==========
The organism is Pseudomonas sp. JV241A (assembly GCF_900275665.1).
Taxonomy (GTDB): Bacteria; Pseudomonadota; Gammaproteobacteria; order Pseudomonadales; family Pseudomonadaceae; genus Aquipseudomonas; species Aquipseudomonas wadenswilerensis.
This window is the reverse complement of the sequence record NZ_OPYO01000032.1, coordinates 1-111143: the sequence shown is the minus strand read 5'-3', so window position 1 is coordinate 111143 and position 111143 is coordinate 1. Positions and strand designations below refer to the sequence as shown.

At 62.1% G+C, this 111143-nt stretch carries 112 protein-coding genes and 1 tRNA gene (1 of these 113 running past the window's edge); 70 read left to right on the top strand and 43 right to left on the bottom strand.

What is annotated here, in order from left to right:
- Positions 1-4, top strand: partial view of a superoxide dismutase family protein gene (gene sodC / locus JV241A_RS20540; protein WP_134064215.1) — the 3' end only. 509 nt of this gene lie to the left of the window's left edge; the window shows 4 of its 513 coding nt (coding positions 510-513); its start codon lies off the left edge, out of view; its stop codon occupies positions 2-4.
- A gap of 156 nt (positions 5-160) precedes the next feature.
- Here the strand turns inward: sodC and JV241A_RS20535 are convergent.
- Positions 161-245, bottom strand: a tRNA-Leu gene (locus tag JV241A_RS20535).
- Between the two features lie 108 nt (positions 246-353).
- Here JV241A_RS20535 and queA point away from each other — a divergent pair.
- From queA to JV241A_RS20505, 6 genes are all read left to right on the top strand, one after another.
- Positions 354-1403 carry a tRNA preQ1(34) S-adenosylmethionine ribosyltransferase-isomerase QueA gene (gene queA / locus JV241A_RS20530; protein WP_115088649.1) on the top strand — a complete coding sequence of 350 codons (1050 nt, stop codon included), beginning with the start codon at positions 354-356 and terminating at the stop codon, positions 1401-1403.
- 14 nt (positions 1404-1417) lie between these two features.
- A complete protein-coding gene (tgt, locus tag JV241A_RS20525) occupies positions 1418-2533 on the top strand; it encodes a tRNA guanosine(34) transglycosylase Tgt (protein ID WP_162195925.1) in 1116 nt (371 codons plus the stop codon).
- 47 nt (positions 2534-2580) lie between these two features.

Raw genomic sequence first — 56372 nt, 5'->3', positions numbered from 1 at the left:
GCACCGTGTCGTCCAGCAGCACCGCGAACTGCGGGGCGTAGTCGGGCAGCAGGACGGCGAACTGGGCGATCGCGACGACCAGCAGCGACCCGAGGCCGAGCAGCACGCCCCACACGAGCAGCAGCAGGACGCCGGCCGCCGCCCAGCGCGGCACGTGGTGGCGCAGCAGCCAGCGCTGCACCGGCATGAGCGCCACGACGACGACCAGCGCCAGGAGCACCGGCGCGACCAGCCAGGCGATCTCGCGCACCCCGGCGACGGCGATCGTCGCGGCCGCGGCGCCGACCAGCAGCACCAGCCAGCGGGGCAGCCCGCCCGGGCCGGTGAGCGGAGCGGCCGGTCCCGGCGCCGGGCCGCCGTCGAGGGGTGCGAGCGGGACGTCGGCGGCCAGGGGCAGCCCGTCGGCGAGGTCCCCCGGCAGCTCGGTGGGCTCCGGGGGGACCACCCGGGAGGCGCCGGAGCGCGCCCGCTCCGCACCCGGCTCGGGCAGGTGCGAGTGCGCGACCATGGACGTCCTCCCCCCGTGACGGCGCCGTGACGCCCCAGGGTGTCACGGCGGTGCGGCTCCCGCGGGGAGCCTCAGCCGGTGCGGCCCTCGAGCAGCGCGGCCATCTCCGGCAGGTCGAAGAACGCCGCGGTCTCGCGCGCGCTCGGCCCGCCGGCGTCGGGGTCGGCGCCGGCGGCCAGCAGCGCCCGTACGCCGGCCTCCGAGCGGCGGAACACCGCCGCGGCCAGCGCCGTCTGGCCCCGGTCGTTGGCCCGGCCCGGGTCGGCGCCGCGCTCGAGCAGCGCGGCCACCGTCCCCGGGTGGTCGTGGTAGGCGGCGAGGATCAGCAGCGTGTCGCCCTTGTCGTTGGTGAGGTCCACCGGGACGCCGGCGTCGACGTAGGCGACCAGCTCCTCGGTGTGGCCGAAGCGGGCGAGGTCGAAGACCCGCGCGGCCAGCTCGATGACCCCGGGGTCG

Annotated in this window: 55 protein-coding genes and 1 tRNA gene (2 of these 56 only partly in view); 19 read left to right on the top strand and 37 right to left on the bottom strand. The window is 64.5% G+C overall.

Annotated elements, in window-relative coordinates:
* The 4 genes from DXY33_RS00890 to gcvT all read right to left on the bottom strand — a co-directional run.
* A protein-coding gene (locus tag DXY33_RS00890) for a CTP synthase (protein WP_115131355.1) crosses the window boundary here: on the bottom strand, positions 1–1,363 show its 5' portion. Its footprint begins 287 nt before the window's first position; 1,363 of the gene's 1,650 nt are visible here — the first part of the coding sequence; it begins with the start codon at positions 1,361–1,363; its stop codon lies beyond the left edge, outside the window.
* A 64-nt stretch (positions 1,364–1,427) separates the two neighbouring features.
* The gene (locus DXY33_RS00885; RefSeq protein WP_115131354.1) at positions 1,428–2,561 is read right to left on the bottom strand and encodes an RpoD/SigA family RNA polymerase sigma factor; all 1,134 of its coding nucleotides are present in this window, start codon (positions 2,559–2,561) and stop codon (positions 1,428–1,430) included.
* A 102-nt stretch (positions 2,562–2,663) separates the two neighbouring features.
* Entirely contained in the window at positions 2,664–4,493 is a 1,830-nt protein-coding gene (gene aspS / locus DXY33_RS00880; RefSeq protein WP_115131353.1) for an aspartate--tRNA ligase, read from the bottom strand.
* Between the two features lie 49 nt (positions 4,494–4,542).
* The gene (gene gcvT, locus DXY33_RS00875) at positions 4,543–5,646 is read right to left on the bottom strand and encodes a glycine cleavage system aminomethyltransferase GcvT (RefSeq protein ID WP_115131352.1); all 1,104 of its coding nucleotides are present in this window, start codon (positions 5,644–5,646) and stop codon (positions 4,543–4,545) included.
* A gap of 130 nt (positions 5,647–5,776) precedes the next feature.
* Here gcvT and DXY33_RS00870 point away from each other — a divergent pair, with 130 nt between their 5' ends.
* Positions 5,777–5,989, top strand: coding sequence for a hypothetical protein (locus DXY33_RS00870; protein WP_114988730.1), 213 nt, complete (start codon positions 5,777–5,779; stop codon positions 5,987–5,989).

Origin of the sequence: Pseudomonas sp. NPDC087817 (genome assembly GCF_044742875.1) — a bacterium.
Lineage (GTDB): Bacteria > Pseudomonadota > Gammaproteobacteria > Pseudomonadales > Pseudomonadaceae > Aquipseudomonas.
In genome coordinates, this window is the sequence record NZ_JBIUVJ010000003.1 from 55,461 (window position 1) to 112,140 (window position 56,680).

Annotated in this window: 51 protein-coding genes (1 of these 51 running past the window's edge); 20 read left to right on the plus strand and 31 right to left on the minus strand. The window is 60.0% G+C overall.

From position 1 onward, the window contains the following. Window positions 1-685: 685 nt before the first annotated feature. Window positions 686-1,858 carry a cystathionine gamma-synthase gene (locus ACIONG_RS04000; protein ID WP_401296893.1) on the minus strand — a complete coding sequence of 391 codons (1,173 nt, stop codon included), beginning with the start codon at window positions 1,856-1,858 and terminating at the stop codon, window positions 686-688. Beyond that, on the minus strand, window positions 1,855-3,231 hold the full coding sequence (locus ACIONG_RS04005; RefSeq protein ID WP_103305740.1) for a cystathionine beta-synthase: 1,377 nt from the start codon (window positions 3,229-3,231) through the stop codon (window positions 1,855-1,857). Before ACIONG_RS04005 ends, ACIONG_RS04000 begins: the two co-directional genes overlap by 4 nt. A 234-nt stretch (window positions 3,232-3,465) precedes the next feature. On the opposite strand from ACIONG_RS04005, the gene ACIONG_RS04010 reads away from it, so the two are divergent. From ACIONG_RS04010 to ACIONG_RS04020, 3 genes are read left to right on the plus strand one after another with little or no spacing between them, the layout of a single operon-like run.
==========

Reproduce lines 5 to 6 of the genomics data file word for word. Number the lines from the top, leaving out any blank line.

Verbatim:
What is annotated here, in order from left to right:
- Positions 1-4, top strand: partial view of a superoxide dismutase family protein gene (gene sodC / locus JV241A_RS20540; protein WP_134064215.1) — the 3' end only. 509 nt of this gene lie to the left of the window's left edge; the window shows 4 of its 513 coding nt (coding positions 510-513); its start codon lies off the left edge, out of view; its stop codon occupies positions 2-4.